• Night sweats. Night sweats are nocturnal hot flashes that often disrupt a woman’s sleep. They are often associated with sudden and intense heat and perspiration that can lead to bed sheets being soaked, and they can be followed by chills immediately afterwards.

  • Loss of libido. Loss of libido can be a difficult symptom for a woman to handle as it can be hard to understand why her sex drive has changed if her emotions for her partner have still remained the same. This can impact how she sees herself and her relationship.

Other common symptoms of menopause include:

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What Are Menopause Symptoms And Signs

    It is important to remember that each woman’s experience is highly individual. Some women may experience few or no symptoms of menopause, while others experience multiple physical and psychological symptoms. The extent and severity of symptoms varies significantly among women. It is also important to remember that symptoms may come and go over an extended period for some women. This, too, is highly individual. These symptoms of menopause and perimenopause are discussed in detail below.

    Menopause And Mental Health

    Many women experience symptoms of anxiety, loss of confidence, brain fog and other symptoms relating to their mental health during menopause.

    These psychological symptoms are a result of the changes happening to your body and can have a big impact on your life.

    Sometimes these symptoms are not recognised as menopause symptoms, but if you know what to expect, it can help you decide on what to do to manage the symptoms and feelings you are experiencing.

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    Hot Flashes And Night Sweats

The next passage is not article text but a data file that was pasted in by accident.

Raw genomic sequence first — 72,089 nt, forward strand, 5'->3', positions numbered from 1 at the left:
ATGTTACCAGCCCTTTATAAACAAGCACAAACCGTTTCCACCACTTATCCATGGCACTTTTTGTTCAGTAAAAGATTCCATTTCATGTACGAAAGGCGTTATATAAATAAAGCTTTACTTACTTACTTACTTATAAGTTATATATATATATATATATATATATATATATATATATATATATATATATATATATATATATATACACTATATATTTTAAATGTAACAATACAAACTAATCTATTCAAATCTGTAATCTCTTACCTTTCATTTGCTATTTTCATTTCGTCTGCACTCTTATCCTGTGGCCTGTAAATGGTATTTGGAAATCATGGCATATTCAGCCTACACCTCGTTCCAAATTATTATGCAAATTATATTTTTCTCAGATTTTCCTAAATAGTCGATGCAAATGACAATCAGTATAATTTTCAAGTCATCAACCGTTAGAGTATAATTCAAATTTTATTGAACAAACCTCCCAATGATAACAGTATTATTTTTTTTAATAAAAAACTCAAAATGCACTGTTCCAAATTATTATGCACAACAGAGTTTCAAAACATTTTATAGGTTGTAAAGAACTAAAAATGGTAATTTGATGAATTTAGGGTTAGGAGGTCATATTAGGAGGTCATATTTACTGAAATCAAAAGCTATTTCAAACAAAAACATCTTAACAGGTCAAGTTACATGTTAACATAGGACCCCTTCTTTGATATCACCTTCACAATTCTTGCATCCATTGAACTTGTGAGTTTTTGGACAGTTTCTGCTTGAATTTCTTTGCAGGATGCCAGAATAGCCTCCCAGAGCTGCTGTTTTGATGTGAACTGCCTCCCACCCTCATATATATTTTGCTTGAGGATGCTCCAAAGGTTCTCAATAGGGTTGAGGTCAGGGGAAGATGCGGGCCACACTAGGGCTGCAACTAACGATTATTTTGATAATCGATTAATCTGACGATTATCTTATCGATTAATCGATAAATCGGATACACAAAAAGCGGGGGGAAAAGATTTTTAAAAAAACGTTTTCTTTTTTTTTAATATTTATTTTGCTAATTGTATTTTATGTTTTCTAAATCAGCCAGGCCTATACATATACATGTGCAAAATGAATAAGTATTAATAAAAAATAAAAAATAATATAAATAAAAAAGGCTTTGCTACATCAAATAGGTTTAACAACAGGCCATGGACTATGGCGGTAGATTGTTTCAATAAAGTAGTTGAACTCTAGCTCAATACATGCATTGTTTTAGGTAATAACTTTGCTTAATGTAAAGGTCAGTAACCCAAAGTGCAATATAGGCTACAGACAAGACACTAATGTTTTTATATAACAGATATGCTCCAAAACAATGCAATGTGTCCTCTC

Perhaps the most popular signs of menopause are hot flashes and night sweats, beginning up to 10 years before true menopause sets in. In the early stages of menopause, hot flashes and night sweats begin a few days before menstruation and then finish after menstruation ends. They are described as a feeling of heat bubbling up from your core and engrossing your whole body, causing you to flush red and to sweat uncontrollably. At night, you may wake up during the middle of the night, sweating and hot, as though you had a high fever. These two symptoms are a very common sign of menopause, affecting 85% of women, and may last anywhere from a few seconds to several minutes. Some women may get many in just one hour, while others will only get them a few times a month. Again, these hot flashes and night sweats are caused by your changing hormones, however stress is known as a large contributor to this symptom. Therefore, reducing stress may help with hot flashes. HRT, however, is one of the best methods to reduce hot flashes and night sweats for most women. For those unable to use hormones or those with a fear of hormones, non-hormonal options are also available.